This is the 21st in a series of articles Interest.co.nz has commissioned reviewing the key chapters and issues for New Zealand in the Trans-Pacific Partnership Agreement (TPPA). Links to all the analysis in this series are below.
By Ryan Greenaway-McGrevy*
It has been a hard slog to liberalise international trade in textiles and apparel. Being intensive in unskilled labour, these industries are a pathway for the poor and populous nations of the world to develop. Although the general agreement on tariffs and trade (GATT) and its successor – the world trade organisation (WTO) – slowly phased out import quotas on textiles and clothing between 1975 and 2004, other forms of protectionism persist, impeding further development in the places that need it most.
Given the storied history of international trade in these goods, it is perhaps not surprising that textile and apparel goods have their own chapter in the TPPA. In many ways these goods are treated differently to other goods that fall under the purview of the agreement, and the chapter outlines the differential rules that apply to trade in these goods.
Rules of Origin and Safeguards
Some of the most important aspects of these differential rules relate to rules of origin and safeguards.
Article 4.2 (Rules of Origin) outlines the rules for determining whether imported textile and apparel goods qualify for preferential tariff treatment under the trade agreement.
This includes a much-discussed “yarn forward” rule, which requires that the yarn used in textile and apparel goods to be manufactured in a TPP country in order for the final product to be eligible for preferential treatment. The rule is widely seen as a way to prevent fabrics from China entering TPP markets under the new reduced tariff structure.
The effects of “yarn forward” are already being felt in Vietnam. Investments are being made in the fabric manufacturing equipment that would grant them preferential tariff treatment on final products. This also allows the country to capture more of the value-added in the supply chain.
There are, however, a couple of exceptions to this rule. Under Article 4.2.2, a garment can still qualify for preferential treatment if the non-originating materials comprise less than 10 per cent of the garment’s total weight. And Article 4.2.7 covers the treatment of materials that are not available within the TPPA bloc and therefore may be considered as originating. (These materials are provided in the Short Supply List of Products.)
Article 4.3 (Emergency Actions) specifies some additional safeguards that a government can use to protect domestic textile and apparel manufacturers should the trade agreement result in a flood of cheap imports. The general protocols for these emergency actions are outlined in chapter six, which we summarised earlier here. Safeguards allow Parties to temporarily reinstate import duties in order to protect domestic industries from imported goods that threaten to damage the industry. However, under Article 6.2.5, Parties cannot invoke safeguards from chapter four and chapter six at the same time.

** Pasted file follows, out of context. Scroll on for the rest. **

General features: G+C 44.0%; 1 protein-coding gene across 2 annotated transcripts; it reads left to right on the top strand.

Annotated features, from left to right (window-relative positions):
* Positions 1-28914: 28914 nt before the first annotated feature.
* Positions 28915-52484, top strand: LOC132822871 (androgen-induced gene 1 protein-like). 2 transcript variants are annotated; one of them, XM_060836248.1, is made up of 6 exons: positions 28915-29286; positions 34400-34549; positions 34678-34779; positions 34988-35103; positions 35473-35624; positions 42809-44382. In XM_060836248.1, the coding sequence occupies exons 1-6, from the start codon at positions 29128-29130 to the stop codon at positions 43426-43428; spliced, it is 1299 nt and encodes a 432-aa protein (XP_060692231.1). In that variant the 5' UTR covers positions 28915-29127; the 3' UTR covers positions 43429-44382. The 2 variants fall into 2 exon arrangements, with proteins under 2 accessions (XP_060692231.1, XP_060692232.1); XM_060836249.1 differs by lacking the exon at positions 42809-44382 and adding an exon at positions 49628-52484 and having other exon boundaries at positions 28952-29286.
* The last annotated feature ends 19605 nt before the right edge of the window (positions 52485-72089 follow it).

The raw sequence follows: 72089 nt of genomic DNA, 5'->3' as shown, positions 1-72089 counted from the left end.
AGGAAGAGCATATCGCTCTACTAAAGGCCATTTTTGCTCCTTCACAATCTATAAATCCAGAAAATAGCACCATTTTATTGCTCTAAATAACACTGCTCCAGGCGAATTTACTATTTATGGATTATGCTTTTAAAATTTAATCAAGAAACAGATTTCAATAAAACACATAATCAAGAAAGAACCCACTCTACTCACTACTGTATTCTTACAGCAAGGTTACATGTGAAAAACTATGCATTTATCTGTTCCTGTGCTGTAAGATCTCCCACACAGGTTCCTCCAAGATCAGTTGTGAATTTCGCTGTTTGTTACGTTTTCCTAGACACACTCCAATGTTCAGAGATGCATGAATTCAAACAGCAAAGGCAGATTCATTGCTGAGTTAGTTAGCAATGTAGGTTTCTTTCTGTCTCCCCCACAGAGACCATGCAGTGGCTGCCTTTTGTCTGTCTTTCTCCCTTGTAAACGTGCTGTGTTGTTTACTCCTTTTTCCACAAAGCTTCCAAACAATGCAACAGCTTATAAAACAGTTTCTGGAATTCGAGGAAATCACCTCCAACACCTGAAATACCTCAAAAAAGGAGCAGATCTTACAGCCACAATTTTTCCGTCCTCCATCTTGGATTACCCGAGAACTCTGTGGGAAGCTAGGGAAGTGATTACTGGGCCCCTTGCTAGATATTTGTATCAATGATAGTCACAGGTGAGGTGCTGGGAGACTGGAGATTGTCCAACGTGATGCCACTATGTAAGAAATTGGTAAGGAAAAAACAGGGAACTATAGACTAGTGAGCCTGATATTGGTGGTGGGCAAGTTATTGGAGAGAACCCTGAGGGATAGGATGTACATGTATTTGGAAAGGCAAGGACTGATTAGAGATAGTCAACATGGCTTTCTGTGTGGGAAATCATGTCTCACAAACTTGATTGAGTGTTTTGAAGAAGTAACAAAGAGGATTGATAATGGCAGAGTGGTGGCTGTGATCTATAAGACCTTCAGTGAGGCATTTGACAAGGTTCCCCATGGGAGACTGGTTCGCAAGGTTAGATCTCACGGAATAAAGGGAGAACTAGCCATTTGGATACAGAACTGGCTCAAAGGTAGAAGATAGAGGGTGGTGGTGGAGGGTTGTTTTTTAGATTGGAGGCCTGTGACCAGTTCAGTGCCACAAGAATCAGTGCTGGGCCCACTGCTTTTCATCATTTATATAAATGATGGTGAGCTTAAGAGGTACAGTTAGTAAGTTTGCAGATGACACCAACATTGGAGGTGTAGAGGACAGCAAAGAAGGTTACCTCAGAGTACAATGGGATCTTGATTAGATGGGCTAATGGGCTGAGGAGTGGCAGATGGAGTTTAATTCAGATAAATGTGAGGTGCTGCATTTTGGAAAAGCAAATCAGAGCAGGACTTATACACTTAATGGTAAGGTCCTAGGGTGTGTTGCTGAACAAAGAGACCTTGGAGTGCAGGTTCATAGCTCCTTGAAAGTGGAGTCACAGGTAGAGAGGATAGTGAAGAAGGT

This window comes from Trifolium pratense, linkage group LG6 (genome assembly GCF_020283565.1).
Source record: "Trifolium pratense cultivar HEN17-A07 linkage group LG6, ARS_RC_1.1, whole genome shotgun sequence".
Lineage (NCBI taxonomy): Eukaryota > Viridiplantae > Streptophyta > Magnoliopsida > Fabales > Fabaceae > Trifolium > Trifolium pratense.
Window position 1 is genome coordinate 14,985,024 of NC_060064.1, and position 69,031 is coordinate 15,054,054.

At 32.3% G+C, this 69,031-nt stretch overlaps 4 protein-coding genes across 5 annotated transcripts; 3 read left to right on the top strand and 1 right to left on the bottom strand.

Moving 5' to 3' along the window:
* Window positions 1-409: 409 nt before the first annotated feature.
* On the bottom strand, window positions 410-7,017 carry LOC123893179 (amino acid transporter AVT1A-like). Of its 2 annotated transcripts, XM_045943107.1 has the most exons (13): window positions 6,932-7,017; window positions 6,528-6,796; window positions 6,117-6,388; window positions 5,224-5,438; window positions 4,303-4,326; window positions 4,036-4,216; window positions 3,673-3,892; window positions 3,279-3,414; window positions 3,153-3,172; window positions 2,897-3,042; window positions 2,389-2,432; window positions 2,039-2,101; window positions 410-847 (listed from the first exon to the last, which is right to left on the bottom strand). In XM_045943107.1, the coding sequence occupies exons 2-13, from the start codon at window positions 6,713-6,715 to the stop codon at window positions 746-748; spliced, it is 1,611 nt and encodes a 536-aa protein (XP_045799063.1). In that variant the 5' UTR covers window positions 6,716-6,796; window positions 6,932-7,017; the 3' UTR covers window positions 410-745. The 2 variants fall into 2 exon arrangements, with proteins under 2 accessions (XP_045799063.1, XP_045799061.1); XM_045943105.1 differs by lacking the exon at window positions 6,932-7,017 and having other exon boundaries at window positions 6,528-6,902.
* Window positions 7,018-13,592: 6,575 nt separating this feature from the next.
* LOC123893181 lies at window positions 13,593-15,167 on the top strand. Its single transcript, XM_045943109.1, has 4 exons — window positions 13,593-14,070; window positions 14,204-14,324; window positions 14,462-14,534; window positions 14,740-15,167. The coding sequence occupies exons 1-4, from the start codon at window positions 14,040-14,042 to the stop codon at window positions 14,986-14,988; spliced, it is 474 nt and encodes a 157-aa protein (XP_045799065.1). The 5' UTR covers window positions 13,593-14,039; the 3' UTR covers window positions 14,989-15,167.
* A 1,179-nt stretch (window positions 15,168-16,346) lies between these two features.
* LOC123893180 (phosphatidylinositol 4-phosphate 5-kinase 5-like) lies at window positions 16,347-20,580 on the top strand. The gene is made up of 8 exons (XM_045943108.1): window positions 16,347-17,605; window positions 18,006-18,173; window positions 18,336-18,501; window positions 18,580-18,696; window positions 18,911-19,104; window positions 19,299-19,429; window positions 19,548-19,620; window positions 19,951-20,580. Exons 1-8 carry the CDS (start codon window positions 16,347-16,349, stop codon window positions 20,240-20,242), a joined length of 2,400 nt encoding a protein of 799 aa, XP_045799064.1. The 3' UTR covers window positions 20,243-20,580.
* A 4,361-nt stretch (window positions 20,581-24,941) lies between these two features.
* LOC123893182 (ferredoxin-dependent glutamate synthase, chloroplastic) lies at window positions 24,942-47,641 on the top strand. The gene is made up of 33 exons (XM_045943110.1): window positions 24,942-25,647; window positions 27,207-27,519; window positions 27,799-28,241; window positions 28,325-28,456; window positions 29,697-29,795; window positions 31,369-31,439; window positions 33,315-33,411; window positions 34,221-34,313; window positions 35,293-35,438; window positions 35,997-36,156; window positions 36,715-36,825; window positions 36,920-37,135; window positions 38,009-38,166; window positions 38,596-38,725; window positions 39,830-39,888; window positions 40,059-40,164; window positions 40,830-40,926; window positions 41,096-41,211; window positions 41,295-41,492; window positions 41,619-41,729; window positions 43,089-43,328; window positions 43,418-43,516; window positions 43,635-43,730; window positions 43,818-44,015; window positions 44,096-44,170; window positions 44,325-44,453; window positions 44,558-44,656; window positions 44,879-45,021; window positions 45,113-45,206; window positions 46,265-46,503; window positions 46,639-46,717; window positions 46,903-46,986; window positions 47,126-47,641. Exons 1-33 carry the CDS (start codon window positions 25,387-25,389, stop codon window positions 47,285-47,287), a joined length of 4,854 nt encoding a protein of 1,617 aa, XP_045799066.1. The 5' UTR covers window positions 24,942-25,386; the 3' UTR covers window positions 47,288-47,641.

Much of the remainder of the chapters relates to the enforcement of customs regulations with respect to textiles and apparel.
Article 4.4 (Co-operation) requires Parties to cooperate when enforcing customs laws; Article 4.5 (Monitoring) requires Parties to actively police imports of textiles and apparel for customs offences; while Article 4.6 (Verification) outlines protocols for determination of rules of origin – including site visits to manufacturing locations. Article 4.7 (Determination) outlines procedures for a Party to determine whether an imported good qualifies as originating.
Article 4.9 (Confidentiality) requires Parties to keep all information collected in the application of the provisions in the chapter. Site visits and other inquiries could reveal information that would be valuable to the competition.
Finally, Article 4.8 sets up a committee on textile and apparel goods. Its functions include: to review the implementation of the Chapter; to consult on technical or interpretive difficulties; and to discuss ways to improve cooperation between Parties in implementing the chapter.
Trade and Development
The countries that stand to benefit the most from the TPP – such as Malaysia and Vietnam – also happen to have large textile and apparel sectors. The Malaysian Textile Manufacturers Association reckons that textile exports stand to increase by 30%, while Vietnam’s share of exports to the US are expected to double within the first five years of the agreement. The trade agreement presents these poorer countries with an opportunity to significantly improve the welfare of their citizens – provided that the gains to trade are equitably distributed.
Perhaps that is a big ‘if’. The problems associated with sweatshops in emerging nations are by now well-documented. It rightly sits uncomfortably with many of us in the developed world that trade has enabled some of the tragic accidents and wilful acts of negligence committed by the overlords that run the sweatshops.
But trade can also be used to enable change for the better. As we have seen in the labour chapter of the TPPA, the agreement also requires Parties to meet minimum standards in safety regulation, labour and human rights, and the sweatshops of the world are often where these rights are needed most. This paternalism aims to make the benefits of trade contingent on giving these workers a better deal. And not a moment too soon.
*Ryan Greenaway-McGrevy is a senior lecturer in economics at the University of Auckland. Prior to that he was a research economist in the Office of the Chief Statistician at the Bureau of Economic Analysis (BEA) in Washington DC.
*Amber Carran-Fletcher contributed to this article.
The series so far: